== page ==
I can appreciate the battle to stay focused on the artistic goal ahead and stay true to the message and love of each art. I have a great deal of admiration for what Kiyomi does, because she is so dedicated to what she does, and the journey is never easy. But, the end products we get to share in are so special and create such a richer experience for our lives. That is how I feel whenever I get to listen to this particular album by Kiyomi, Child in Me.
Jesse Brown: How important is it to be yourself as a musician? Why so?
Kiyomi: - depends on the musician. if you’re a Broadway singer, for instance, you are supposed to turn into a character. if you are a songwriter for artists, you have to write in a way that is universal and not too personal, or it may not relate to the one singing it. i just say that whatever you do, it just needs to come from the heart.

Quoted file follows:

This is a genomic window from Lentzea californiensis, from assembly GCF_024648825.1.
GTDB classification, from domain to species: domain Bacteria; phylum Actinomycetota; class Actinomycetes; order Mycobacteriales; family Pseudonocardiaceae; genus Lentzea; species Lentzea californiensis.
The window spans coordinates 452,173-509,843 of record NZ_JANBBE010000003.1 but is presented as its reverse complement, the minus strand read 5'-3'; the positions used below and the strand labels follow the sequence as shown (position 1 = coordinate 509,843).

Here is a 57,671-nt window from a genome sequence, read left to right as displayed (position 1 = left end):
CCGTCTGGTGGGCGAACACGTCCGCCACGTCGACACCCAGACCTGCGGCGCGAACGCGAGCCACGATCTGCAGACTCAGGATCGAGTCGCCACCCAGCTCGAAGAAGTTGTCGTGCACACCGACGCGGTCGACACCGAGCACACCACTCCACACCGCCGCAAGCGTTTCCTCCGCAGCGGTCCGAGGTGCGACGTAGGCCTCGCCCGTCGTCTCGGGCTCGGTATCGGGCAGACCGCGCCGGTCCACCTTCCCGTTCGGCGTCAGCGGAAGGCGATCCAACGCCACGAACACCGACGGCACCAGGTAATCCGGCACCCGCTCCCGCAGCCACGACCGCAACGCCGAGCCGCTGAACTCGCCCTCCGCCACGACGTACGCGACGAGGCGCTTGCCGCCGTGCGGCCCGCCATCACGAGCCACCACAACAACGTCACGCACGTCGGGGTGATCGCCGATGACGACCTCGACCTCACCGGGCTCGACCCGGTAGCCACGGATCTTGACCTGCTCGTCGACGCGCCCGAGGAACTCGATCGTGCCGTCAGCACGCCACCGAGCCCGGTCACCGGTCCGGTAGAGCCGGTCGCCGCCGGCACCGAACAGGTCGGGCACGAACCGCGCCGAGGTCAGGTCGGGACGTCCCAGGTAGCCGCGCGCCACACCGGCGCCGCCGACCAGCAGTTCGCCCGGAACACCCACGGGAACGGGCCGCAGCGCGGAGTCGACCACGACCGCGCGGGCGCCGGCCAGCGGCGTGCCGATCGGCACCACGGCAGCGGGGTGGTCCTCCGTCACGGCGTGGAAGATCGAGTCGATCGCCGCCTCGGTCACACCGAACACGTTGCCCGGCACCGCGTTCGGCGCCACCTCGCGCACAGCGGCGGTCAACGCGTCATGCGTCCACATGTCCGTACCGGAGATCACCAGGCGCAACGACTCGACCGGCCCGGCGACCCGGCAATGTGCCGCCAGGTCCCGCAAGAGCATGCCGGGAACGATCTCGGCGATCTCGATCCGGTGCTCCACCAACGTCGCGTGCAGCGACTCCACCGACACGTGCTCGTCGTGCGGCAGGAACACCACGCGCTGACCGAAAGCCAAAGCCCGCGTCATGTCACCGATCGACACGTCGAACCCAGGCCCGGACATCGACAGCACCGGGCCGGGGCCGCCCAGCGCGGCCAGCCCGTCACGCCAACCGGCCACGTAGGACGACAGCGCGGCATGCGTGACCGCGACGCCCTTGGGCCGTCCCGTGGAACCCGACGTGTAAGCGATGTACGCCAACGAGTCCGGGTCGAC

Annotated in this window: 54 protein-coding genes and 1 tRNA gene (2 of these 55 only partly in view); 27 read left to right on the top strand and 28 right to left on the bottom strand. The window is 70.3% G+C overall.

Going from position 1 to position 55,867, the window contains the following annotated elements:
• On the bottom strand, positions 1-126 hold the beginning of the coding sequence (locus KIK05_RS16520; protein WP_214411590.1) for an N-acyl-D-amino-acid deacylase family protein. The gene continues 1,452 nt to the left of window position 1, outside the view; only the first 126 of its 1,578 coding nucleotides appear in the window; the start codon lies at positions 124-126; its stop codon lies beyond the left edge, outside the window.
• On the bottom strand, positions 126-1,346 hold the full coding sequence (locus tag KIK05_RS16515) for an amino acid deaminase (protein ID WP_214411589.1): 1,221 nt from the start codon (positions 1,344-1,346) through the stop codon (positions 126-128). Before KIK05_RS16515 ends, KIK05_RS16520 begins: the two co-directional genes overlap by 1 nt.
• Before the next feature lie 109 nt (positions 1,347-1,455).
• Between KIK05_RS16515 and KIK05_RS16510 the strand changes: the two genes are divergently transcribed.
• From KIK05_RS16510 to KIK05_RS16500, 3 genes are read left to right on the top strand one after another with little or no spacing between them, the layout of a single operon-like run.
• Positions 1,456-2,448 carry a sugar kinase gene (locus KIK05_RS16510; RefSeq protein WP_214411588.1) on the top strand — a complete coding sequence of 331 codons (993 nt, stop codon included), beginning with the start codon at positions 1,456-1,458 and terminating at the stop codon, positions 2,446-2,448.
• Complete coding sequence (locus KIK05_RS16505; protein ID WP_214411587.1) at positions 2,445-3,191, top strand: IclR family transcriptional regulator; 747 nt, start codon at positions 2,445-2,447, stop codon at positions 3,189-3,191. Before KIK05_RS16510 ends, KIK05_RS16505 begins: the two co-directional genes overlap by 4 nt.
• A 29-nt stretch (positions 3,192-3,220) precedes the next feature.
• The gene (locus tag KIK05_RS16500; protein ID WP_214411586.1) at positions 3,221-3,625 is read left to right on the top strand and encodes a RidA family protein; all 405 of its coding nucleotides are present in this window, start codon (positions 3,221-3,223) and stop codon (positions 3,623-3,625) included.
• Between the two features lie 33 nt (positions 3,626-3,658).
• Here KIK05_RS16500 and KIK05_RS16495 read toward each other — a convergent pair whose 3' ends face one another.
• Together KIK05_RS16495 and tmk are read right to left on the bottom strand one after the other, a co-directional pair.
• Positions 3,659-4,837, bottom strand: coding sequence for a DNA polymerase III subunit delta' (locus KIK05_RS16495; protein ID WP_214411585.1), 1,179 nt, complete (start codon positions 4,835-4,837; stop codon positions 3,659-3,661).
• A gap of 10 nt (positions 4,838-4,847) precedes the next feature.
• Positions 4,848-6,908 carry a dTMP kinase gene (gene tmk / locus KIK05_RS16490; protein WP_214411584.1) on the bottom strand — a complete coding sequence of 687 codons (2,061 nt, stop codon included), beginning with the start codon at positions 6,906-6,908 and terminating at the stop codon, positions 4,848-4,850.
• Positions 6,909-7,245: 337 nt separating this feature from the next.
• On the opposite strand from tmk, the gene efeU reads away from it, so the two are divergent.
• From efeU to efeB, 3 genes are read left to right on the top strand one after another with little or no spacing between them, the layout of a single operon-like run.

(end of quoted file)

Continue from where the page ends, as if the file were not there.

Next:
Jesse Brown: I have been a fan of yours for about 7 years, I think. One of the things that stands out about you is that you come across as a true artist, and as a genuine person as well. If only all artists blogged about themselves and their work! I believe this has enhanced your image and music. Where did the journal and blog start for you? How would you compare them to the use of something like Twitter or Instagram? Also, how important are your journals and blog in your creative process?